Aussie space agency slap down

FIGHTING among states over where the new national space agency will be located is counter-productive, a space expert says.

Western Australia and Victoria have launched campaigns calling for the new federal agency to be based in their states, hoping to benefit from space industry jobs.

But Australian Strategic Policy Institute space lead Dr Malcolm Davis says a decision on the agency's base needs to be made quickly to stop states fighting.

"What the states need to understand is the space agency is not going to be a NASA Down Under," Dr Davis told AAP on Monday.

"It's not going to be an all-encompassing organisation that builds hardware, launches hardware, runs space missions." Instead the agency will co-ordinate funding, research and policy in a bid to drive private sector investment.

WA Science Minister Dave Kelly on Monday released a report outlining the case for the agency to be based in the west.

The state's geographic advantages and the already thriving space industry make WA an intelligent choice, according to the ACIL Allen report. Victorian Industry Minister Ben Carroll has requested a meeting with his federal counterpart by the end of June to press the state's case.

"No other state or territory can boast having one in five space industry headquarters right here in Victoria, ready to go," he said.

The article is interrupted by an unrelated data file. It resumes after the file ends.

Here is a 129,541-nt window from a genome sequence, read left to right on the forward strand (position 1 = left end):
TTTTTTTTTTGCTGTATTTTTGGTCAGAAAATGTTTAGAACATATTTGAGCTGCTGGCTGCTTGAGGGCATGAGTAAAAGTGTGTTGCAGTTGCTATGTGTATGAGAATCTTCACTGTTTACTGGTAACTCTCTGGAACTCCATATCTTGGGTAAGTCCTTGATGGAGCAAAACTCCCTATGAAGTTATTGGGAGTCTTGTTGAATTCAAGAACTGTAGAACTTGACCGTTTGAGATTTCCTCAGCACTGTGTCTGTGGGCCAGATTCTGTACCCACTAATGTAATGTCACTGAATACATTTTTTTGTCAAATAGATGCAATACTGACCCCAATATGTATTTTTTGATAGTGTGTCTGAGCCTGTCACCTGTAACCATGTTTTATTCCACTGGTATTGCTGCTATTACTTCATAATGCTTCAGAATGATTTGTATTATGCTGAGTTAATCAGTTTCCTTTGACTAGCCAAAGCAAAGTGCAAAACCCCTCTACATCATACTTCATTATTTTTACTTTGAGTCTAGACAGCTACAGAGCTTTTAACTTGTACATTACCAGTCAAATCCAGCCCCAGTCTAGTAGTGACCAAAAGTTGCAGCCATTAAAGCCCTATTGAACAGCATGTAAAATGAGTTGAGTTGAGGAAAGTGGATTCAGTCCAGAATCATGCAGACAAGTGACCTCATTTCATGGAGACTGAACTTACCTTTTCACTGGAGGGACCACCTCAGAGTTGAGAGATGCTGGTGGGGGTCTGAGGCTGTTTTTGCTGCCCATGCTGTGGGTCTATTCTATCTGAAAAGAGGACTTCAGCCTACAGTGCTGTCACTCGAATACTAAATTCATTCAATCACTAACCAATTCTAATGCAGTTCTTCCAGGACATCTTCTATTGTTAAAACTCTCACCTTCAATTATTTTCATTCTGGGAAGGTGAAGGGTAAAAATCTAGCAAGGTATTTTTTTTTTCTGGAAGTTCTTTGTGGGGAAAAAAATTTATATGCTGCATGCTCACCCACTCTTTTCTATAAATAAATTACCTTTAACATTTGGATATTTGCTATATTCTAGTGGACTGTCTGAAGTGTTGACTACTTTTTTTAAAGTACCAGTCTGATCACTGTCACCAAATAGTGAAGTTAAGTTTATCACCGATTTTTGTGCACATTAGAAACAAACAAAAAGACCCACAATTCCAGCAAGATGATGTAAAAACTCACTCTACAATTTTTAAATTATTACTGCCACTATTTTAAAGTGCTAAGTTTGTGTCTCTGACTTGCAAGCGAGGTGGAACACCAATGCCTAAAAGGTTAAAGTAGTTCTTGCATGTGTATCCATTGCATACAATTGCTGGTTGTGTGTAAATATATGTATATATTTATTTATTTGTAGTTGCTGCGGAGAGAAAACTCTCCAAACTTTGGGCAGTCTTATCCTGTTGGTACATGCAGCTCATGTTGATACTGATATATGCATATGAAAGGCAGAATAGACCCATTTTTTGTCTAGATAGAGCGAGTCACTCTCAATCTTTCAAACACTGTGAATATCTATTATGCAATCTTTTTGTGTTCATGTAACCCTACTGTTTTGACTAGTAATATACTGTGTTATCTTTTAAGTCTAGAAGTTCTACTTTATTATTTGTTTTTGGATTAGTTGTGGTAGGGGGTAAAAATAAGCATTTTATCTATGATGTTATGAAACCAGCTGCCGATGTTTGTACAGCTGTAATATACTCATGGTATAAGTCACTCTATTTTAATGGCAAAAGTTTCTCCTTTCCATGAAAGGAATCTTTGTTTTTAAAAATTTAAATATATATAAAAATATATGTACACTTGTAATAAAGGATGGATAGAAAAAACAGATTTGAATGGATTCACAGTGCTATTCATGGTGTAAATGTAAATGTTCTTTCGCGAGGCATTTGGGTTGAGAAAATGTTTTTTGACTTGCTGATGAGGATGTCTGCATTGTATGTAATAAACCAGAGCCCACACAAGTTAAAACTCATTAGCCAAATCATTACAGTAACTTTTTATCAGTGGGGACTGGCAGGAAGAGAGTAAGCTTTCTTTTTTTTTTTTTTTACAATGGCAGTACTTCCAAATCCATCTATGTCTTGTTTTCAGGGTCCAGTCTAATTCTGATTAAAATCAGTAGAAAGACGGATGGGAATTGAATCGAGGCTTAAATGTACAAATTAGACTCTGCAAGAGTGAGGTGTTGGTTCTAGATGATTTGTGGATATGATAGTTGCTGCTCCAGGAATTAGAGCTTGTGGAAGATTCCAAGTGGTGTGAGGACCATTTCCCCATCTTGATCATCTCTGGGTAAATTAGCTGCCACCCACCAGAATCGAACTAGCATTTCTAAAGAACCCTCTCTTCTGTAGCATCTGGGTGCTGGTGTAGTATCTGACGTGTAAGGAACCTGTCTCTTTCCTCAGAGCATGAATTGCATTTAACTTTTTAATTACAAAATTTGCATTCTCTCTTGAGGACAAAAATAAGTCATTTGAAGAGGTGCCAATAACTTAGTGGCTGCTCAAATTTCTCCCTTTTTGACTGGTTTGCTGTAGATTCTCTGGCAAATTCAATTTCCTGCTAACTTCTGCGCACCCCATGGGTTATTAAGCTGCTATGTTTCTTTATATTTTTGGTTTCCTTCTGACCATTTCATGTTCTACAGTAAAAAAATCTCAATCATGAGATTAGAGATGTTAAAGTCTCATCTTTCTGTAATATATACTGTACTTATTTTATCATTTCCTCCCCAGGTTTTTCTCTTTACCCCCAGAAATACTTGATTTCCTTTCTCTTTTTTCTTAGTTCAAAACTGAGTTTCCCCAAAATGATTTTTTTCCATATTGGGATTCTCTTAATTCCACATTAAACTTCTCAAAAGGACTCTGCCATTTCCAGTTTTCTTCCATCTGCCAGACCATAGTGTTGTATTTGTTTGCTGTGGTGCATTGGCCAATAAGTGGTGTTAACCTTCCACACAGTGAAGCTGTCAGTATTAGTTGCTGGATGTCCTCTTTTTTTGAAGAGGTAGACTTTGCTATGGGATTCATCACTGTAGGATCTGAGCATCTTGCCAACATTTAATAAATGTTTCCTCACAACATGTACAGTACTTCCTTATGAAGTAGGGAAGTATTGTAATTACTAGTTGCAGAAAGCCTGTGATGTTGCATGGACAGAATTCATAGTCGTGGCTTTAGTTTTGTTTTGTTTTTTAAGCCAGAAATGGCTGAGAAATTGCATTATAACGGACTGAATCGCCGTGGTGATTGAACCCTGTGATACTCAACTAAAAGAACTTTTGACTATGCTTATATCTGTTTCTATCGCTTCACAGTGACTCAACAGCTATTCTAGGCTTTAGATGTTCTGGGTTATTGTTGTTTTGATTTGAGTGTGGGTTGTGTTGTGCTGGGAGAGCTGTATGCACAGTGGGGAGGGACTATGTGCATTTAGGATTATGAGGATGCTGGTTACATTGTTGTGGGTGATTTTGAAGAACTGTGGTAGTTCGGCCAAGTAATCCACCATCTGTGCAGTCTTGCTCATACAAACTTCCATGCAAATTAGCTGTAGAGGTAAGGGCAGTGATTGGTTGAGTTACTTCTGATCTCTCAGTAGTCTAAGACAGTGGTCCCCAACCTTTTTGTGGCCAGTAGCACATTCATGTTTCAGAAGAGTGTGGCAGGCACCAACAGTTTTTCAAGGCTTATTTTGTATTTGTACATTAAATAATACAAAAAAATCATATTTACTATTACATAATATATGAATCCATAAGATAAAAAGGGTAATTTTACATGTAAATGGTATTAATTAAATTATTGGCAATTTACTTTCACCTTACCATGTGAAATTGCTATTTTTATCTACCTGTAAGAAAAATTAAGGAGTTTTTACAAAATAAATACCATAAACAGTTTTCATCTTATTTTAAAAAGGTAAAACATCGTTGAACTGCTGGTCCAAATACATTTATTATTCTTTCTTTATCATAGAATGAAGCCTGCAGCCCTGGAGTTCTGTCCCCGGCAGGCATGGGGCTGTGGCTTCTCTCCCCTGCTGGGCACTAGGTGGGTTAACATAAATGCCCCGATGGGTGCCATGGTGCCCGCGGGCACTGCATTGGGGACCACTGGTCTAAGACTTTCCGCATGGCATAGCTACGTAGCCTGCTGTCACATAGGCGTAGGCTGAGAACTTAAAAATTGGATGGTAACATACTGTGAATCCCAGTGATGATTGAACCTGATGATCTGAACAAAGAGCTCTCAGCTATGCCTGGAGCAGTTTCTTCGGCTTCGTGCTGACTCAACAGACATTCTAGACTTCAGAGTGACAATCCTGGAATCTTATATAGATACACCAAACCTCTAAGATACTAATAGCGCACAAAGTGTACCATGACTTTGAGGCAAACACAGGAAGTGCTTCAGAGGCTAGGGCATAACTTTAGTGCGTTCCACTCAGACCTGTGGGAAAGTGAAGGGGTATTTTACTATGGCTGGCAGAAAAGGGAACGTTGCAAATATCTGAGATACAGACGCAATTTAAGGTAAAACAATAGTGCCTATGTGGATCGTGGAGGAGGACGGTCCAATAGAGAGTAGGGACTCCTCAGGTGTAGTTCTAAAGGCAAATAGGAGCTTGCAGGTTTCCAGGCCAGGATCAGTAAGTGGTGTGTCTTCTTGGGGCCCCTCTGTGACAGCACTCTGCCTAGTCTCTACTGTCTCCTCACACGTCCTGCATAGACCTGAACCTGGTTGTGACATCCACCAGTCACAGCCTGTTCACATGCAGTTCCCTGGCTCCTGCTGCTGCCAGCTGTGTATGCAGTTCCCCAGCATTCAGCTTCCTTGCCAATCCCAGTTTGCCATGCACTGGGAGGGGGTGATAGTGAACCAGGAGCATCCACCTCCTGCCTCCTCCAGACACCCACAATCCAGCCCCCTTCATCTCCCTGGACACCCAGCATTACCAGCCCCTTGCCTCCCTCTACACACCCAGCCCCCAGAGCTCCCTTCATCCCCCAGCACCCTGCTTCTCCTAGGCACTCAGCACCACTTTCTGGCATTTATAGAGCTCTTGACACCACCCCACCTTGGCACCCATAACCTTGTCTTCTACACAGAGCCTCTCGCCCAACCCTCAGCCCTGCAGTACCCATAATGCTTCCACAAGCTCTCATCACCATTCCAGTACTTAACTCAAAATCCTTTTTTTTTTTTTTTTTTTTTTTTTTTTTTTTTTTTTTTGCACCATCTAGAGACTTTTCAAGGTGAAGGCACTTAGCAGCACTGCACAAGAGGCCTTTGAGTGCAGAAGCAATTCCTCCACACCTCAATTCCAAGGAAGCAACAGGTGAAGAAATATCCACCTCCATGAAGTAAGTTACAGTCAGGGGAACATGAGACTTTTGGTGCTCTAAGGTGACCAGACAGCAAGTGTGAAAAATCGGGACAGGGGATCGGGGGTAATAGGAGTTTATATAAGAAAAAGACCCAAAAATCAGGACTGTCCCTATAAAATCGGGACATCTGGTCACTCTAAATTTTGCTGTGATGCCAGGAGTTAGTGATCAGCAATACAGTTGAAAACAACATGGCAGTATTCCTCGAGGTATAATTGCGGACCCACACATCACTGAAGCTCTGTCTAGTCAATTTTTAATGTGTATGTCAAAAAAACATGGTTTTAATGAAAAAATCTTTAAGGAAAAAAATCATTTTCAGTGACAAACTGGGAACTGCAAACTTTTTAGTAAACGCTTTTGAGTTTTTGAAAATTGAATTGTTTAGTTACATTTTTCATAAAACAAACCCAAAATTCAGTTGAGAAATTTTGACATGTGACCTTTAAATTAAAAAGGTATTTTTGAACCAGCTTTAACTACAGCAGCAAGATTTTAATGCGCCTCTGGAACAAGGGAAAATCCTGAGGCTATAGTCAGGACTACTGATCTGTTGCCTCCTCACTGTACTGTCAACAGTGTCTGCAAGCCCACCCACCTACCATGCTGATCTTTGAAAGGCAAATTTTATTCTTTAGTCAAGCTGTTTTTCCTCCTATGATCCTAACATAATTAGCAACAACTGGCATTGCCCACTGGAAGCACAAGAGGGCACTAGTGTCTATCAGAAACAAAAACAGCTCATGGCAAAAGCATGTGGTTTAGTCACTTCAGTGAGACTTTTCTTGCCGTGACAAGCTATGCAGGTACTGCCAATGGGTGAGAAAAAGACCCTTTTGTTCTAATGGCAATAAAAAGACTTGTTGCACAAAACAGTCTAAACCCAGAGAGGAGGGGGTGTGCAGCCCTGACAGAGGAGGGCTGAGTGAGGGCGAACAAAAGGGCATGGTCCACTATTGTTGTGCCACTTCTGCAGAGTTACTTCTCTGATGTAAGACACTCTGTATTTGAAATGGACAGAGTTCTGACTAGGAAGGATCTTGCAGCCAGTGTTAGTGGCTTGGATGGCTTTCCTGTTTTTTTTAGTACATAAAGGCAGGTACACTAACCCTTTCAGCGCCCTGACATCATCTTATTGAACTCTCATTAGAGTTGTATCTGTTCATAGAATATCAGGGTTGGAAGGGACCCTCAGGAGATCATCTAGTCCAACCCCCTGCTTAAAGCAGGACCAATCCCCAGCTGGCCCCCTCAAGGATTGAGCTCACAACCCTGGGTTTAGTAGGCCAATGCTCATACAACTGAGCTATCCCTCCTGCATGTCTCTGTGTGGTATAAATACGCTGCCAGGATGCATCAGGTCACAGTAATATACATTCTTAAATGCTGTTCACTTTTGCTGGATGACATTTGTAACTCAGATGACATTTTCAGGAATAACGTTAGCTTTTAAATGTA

Premier of Victoria Daniel Andrews tweets about the desire to get the Australian Space Agency in Victoria. Picture: Twitter
Premier of Victoria Daniel Andrews tweets about the desire to get the Australian Space Agency in Victoria. Picture: Twitter

 

Associate Professor Alan Duffy at Swinburne University Keck Observatory Remote Viewing Facility, Monday, June 11. 2018. The Victorian Labor government is hoping to cash in on the state's industrial history to become the site of a new national space agency. Picture: David Crosling
Associate Professor Alan Duffy at Swinburne University Keck Observatory Remote Viewing Facility, Monday, June 11. 2018. The Victorian Labor government is hoping to cash in on the state's industrial history to become the site of a new national space agency. Picture: David Crosling

Victoria is home to some of the world's biggest names in aerospace, including Lockheed Martin, Thales, Boeing and BAE Systems, each conducting research, development and manufacturing.

But Dr Davis said the agency is not going to be the job creator some think it is.

"The space agency might employ, at the most, a few hundred to a thousand people," he said.

"It's not going to employ 20,000 people." Dr Davis said the agency was meant to create the conditions for the private sector to flourish, rather than be a political football for states to fight over.

"Frankly it's counter-productive to allow this to go on," he said. "It's actually detracting from the whole purpose of the organisation, which is to develop Australia as a space power.

"I think it's ludicrous to say 'Victoria should have it over South Australia'. It's going to be a national activity."

The agency is due to begin operations on July 1, and Dr Davis says it should be based in Canberra.


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